Using his own experiences, log books, and correspondence with other U-boat crewmen, Hans Goebeler offers rich and personal details about what life was like in the German Navy under Hitler. Since his first and last posting was to U-505, Goebeler's perspective of the crew, commanders, and war patrols paints a vivid and complete portrait unlike any other to come out of the Kriegsmarine. He witnessed it all, from deadly sabotage efforts that almost sunk the boat to the tragic suicide of the only U-boat commander who took his life during World War II. The vivid, honest, and smooth-flowing prose calls it like it was and pulls no punches.
U-505 was captured by Captain Dan Gallery's Guadalcanal Task Group 22.3 on June 4, 1944. Trapped by this "hunter-killer" group, U-505 was depth-charged to the surface, strafed by machine gun fire, and boarded. It was the first ship captured at sea since the War of 1812. Today, hundreds of thousands of visitors tour U-505 each year at the Chicago Museum of Science and Industry.
This edition includes a special foreword by Keith Gill, curator of U-505 at the Museum of Science and Industry.
©2008 Hans Jacob Goebeler and John Vanzo (P)2016 Tantor
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"Not impressed with the narration"
Disliked the unnecessary fake German soldier enthusiasm. The voice was annoying and made it bad.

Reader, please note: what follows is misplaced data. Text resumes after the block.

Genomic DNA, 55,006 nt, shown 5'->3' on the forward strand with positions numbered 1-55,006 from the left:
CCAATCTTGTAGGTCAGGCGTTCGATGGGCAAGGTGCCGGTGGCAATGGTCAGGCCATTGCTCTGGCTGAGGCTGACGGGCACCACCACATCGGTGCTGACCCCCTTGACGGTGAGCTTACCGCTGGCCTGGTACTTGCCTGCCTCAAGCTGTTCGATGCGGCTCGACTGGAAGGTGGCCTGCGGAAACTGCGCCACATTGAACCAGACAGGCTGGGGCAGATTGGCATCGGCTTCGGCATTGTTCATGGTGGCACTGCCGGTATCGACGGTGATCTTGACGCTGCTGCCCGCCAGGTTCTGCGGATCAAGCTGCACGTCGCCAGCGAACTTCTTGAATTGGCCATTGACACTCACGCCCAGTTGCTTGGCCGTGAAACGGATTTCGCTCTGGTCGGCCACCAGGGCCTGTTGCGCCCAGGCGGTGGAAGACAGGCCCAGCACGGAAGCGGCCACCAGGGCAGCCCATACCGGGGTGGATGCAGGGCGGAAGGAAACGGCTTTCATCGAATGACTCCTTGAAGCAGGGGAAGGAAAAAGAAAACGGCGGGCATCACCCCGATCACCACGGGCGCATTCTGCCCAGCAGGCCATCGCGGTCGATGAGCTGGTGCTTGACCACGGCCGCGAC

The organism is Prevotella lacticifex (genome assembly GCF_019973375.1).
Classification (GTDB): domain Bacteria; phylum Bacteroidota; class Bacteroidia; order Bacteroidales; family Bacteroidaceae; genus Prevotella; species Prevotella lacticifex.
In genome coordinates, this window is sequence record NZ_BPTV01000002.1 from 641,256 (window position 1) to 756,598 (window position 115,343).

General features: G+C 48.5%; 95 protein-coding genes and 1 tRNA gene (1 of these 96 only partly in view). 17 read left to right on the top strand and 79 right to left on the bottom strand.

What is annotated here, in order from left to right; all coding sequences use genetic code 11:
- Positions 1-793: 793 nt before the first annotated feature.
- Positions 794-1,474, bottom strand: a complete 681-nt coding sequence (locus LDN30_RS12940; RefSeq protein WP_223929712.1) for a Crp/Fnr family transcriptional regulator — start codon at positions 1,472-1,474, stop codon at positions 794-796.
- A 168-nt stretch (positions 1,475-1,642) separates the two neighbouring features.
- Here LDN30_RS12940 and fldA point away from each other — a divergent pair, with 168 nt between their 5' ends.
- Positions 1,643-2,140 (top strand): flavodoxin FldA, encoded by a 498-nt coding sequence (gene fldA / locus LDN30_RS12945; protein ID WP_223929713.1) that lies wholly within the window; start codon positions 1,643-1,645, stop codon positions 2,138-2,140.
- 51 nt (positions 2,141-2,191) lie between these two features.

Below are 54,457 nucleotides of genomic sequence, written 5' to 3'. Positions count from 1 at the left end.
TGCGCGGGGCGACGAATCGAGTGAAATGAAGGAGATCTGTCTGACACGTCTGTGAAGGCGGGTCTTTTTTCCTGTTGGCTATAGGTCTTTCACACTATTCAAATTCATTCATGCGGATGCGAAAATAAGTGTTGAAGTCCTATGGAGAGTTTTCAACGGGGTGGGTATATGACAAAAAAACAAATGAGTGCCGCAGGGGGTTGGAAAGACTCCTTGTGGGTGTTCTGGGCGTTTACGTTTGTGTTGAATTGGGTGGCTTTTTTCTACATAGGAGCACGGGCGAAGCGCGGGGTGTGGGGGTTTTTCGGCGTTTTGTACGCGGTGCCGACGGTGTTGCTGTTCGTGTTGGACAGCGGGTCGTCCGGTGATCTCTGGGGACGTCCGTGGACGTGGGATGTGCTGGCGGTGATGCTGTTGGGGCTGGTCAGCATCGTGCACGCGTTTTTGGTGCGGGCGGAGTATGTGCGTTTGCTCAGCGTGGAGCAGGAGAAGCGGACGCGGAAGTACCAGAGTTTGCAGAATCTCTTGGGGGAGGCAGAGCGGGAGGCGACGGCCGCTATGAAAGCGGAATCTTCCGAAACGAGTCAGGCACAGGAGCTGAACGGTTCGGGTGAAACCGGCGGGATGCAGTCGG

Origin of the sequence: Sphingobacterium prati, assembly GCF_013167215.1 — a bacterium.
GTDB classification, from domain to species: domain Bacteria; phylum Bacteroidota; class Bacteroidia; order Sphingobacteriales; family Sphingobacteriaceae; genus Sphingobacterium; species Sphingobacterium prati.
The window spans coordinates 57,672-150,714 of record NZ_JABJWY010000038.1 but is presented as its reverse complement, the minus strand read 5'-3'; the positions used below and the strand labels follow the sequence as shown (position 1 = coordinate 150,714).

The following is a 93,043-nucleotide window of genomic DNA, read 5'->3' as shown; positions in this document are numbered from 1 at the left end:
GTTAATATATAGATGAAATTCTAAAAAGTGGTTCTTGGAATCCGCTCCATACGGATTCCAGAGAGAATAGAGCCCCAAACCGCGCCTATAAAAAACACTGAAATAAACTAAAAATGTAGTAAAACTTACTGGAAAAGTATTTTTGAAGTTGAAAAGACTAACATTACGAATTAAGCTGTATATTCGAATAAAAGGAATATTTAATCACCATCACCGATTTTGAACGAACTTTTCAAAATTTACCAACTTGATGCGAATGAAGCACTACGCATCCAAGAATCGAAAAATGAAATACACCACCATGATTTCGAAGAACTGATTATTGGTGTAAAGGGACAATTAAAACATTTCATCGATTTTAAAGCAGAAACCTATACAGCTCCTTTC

"I really enjoyed it."
A great book, but it sounds like they took a few recordings of each passage and stitched them together. The change in tone of voice and emotion breaks the flow a little. At one point, the same passage is read twice in a row.
"60% of the book is great"
At first it was really interesting to hear about life as a U-boat crew member. But quickly the other 40% is the author bragging about having sex with prostitues and talking about how brave he was. Got hard to listen to after the fourteenth paragraph talking about "we U-boat men were better" etc. Also lamenting over the genocide the German people suffered after the war seems pretty ridiculous considering what happened during the war.
I enjoyed this. The author gave additional details about a submariner and specifically life aboard a u boat I had not heard elsewhere.
"Interesting U-boat book"
Interesting U-boat book but the narrator seemed a bit slow and sleepy, he didn't add any emotion when reading it. Nevertheless, I enjoyed it.
Great Book!; and full of life from a U Boat crewman aspect. is a definite keeper. Book won't let you down.
"a sailors account of the ship he loved"
As interesting and dramatic as the classic, Das Boot. Not to be missed. You will feel like you are onboard and understand the German figjting man during times of better and worse.
"More Saints Than Ordinary Seamen?"
If the book was an objective telling of Goebler's experience rather than subjective claims that the average seaman were more like the 12 Apostles or Saints than ordinary courageous seaman it would be a good book.. Truth be told it is about 50% true story and 50% bollocks.
The value is in the story of average seaman but with a heavily slanted standpoint that is utter nonsense.
He has a sympathetic quality to his delivery that is comfortable. Yes, comfortable.
All the characters have a place in the story so I would not cut any of them.
Would not recommend the book to those of my friends that are interest in submariner's memoirs.
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